Several months ago my neurologist, Dr Vipul Shelat, asked if I had family here. Shortening the long story, he wanted daughter Theresa to accompany me on my next visit. This was April. This was when he used the “A” word: Alzheimer’s. Early onset. Whoa Mama!
I’ve been seeing him after suffering a stroke apparently caused by a reaction to Mobic mid 2010. Left with tremors, Dr Kahlil sent me Dr Shelat. Parkenson’s disease was suspected. The testing began. He said there was something on one side of my brain. We would monitor it.
At this same time my daughter-in-law Cindy had developed a tumor on her brain. Inoperable, she was given mere months to live. However, even though it’s wrapped around her brain, caused speech and motor problems, it stopped growing. Here it is, 2013 and we spoke on the phone just this morning. She’s living on borrowed time, but she is living. She underwent some treatment, found others too horrible to bear and ceased. We try to visit by phone at least once a month. She’s my late son Tony’s widow, and the mother of my only grandchild, Alisha.
We commiserated about our brain ailments. A year passed and Dr Shelat prescribed meds for seizures, because six months after the stroke, I was back in the hospital suffering from seizures. Brain going wrong. He also eventually prescribed meds for memory problems and used on Alzheimer’s patients. I didn’t think much of it because I knew seizures wreaked havoc and I trusted his judgment explicitly.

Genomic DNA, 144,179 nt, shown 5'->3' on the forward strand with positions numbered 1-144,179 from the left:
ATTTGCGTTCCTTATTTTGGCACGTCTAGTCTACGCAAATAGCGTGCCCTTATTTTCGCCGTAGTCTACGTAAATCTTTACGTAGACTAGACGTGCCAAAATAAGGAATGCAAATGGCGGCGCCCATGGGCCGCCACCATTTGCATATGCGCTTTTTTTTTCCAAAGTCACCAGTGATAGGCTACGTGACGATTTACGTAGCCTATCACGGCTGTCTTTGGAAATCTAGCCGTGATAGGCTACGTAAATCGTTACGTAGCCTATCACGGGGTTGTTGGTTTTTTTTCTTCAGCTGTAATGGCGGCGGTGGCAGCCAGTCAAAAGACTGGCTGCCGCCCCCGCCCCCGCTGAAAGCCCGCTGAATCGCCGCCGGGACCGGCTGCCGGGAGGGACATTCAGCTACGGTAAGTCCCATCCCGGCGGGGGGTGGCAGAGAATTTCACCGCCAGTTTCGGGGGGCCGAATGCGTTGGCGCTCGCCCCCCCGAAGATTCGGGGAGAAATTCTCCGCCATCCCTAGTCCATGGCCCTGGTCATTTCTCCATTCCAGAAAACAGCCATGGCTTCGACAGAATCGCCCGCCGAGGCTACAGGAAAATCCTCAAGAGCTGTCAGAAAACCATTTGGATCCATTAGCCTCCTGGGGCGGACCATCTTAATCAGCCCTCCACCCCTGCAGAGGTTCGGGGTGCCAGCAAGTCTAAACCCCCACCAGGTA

We rocked along. I underwent several more tests over this period of time. With the last testing, he reached his conclusion. That’s when he asked to speak with Theresa. Early onset Alzheimer’s Disease.
I put aside the novel I was working on, a sequel to NORMAL, a psychological thriller. I started writing a book about Alzheimer’s Disease, as experienced firsthand. My forte is humor. Therefore, I present the book with facts, but interspersed a lightness. Ann Hamilton of El Paso supplies an array of symbolic interior photographs. Robert Arrington creates a cover featuring Alaska’s Knik Glacier; glaciers melt just as brains shrink. Mona L. Hayden, publicist, and editor ofLouisiana Road Trips, provides a touching preface.
The book doesn’t give medical advise but instead provides current but limited information available about this unrelenting disease. It includes a number of firsthand statements from people who have dealt with loved ones suffering. It gives insight into what can be expected, and how best to deal with it. There’s no cure. It will continue to advance once it’s manifested itself. The book includes useful information such as how to draw up a Living Will, plus contact numbers for various Alzheimer’s agencies.
Sharing a quote: “When everything stops being funny, I will be done. I will turn in my house key and move on down the road. The long and winding road. You will know me by the fist being shaken toward the heavens and the tears streaming down my wrinkled cheeks. You will know me even when I no longer know myself.” Barbara Sharik.
Bayoubuzz Note: Barara Sharik has written a few columns for our website. We wish her the very best and know that her words will help others